1. Beans and legumes belong to the legume family (Fabaceae) and are good nitrogen fixers. These plants are able to bind nitrogen to themselves by means of the rhizobium bacterium and to convert it and deliver it to the soil so that other crops can easily absorb it. Butterfly flowers can be used well as soil improvers and are very suitable for mixed cultivation and crop rotation with, for example, cereal crops. In this way, the soil is not depleted, but is supplemented with important nutrients. Healthy soil requires less fertilizer and fewer pesticides, because the crops are less susceptible to pests and diseases. In addition, beans and legumes contain a lot of good nutrients and are rich in fiber and protein. It is not without reason that the Health Council advises through the Wheel of Five to use beans or legumes at least once or twice a week. Worldwide, beans are already widely used in various dishes, both dry and fresh. There are nine different beans and legumes on the list:

Cacti

  1. Cacti contain many healthy nutrients, including a lot of vitamin C and iron. The cactus is already widely used as a foodstuff in Central and South America, Africa and the Middle East, among others. Certain species, such as the nopales listed, have both fruit and leaf edible.

Cereals and cereals

  1. Grains provide a lot of energy and worldwide they often form the basis of many dishes. Grains are also frequently processed into other food products. Apart from large amounts of carbohydrates, grains also contain: fiber, proteins, minerals and vitamins. In addition to grains, there are also cereals (pseudocereals) such as quinoa, buckwheat and amaranth. They do not belong to the cereals, but are prepared in the same way. Both grains and pseudocereals are on the list:

Fruit vegetables

  1. Fruiting vegetables are grown and eaten worldwide. They contain a lot of water, but also often a lot of fiber and a high concentration of vitamin C. They often have a slightly sweeter taste, but still contain few calories. The list contains three flight vegetables:

Leafy vegetables

  1. Leafy vegetables are low in calories and fat and high in minerals and vitamins, fiber and protein. They are available worldwide and can be used raw and cooked in various dishes. Some crops in this list are grown for the crop itself such as spinach and kale, but broccoli leaves, beet leaves, and pumpkin leaves are crop by-products. In 2019, the foliage of these crops is still too often seen as waste and this is a shame, since they contain a lot of vegetable proteins and other important nutrients. Instead of leaving the leaf on the land, it can be used by humans as a vegetable or as animal feed. There are nine different leafy vegetables on the list:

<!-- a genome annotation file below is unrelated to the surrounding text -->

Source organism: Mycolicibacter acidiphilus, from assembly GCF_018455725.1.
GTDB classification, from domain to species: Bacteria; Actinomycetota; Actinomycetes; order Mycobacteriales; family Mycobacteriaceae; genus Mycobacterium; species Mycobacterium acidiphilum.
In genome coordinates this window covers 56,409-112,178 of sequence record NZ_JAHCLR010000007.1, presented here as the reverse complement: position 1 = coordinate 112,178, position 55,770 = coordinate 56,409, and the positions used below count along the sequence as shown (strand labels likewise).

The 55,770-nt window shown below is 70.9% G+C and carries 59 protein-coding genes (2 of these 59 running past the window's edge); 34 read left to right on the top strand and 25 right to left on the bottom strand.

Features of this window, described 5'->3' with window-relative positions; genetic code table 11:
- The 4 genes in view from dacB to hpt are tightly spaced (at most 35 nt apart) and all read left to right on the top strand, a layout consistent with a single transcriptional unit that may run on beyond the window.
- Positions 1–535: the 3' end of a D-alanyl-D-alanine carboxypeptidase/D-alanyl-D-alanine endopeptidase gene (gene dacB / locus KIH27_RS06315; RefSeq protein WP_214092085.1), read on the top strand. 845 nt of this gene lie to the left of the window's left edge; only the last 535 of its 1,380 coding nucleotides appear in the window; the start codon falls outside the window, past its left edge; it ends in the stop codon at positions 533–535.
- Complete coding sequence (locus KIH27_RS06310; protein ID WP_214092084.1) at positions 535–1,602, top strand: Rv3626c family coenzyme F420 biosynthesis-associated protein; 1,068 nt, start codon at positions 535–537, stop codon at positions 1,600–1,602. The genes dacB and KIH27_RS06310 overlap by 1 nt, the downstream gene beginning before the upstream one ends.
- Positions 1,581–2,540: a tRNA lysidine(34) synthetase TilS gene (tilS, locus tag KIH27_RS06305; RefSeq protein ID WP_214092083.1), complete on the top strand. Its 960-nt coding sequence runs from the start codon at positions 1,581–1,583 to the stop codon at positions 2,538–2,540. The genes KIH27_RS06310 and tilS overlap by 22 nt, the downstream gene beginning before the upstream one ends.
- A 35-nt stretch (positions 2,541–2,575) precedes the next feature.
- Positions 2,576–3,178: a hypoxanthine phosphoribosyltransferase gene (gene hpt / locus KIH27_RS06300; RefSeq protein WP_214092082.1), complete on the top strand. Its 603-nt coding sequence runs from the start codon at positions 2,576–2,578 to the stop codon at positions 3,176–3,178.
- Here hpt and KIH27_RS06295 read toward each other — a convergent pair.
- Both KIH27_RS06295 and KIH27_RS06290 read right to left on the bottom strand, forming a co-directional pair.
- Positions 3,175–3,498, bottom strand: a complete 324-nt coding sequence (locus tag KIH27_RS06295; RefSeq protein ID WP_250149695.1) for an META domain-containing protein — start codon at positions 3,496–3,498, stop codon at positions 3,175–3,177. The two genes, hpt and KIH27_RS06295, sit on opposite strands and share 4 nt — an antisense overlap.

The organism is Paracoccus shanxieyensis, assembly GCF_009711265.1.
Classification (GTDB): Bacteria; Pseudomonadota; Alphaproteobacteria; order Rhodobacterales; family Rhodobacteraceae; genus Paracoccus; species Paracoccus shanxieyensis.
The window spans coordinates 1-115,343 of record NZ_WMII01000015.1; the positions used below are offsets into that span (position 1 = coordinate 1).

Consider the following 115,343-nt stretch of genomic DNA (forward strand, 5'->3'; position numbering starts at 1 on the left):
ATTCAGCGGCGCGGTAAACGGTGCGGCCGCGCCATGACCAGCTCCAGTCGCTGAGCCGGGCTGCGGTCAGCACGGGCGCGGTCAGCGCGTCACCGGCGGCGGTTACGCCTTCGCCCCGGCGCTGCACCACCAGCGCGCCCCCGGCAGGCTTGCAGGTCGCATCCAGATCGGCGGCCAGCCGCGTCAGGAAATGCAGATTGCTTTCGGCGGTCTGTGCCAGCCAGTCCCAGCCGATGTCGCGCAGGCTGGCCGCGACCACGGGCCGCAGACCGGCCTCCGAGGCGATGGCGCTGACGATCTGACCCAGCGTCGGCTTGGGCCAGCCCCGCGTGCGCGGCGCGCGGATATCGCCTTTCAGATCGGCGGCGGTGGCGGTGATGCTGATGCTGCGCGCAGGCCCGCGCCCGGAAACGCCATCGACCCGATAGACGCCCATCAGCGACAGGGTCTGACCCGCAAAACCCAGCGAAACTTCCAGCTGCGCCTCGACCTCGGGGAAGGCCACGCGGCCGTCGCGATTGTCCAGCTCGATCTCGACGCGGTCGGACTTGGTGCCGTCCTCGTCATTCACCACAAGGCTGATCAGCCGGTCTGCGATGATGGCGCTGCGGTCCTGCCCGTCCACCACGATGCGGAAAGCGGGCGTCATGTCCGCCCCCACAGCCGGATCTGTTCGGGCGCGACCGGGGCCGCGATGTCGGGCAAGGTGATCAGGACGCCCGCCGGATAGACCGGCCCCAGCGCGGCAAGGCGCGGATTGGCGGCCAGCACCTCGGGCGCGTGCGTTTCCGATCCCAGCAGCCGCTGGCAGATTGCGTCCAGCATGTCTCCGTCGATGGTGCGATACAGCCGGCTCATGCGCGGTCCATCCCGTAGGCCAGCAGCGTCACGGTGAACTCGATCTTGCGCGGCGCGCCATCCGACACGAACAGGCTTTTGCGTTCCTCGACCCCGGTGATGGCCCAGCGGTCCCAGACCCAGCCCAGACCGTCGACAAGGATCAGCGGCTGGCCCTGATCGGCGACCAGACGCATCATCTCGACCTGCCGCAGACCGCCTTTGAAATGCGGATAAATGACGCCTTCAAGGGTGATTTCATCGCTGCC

Mushrooms

  1. Worldwide there are more than two thousand edible mushrooms that also contain a lot of vegetable protein and fiber and are also good meat substitutes because of the umami flavor (strong and hearty taste). Mushrooms can grow in many places, partly on agricultural waste. By growing mushrooms, agricultural waste can be converted into raw materials. The mushrooms on the list are:

Nuts and seeds

  1. Nuts and seeds are small, but great in nutritional value. They are packed with healthy omega 3 and omega 6 fatty acids, among other things. All over the world, nuts and seeds are eaten as a snack or added to salads, desserts or breakfast cereals. Nuts and seeds can also be used to press healthy vegetable oil. The list contains three seeds and a nut.

Root vegetables

  1. The often colorful root vegetables are the thickened roots of a crop and contain many important nutrients. They also have a long shelf life after harvesting and can be used for all kinds of dishes. The root vegetables also often have foliage that is edible and can be used well as a vegetable or as animal feed. Root vegetables on the list are:

Sprouts

  1. Sprouts are young, just germinated plants and contain an extremely high amount of nutrients. Sprouts are delicious on a sandwich, or a baked potato, in soup or with fish or meat dishes. The list contains three sprouts:

Root vegetables

  1. Root vegetables are the thickened secondary roots of crops. These storage organs of plants contain a lot of starch and are a source of energy. Root vegetables have a long shelf life after they have been harvested and offer a wide variety of uses: boiled, baked or used in cakes or desserts. When the demand for these crops grows, this will lead to greater crop diversity, more variety in carbohydrate sources and, moreover, to an increase in the turnover of the local farmers who grow the crops. On the list are four root vegetables:

Availability and stimulate food choice

  1. Knorr will try, together with supermarket chains, to market the 50 well-known and less well-known future foods worldwide. Chefs around the world have experimented with these 50 foods and curated recipes available online to inspire people to use these foods of the future.



Donate - BNB: bnb16ghhqcjctncdczjpawnl36jduaddx5l4eysm5c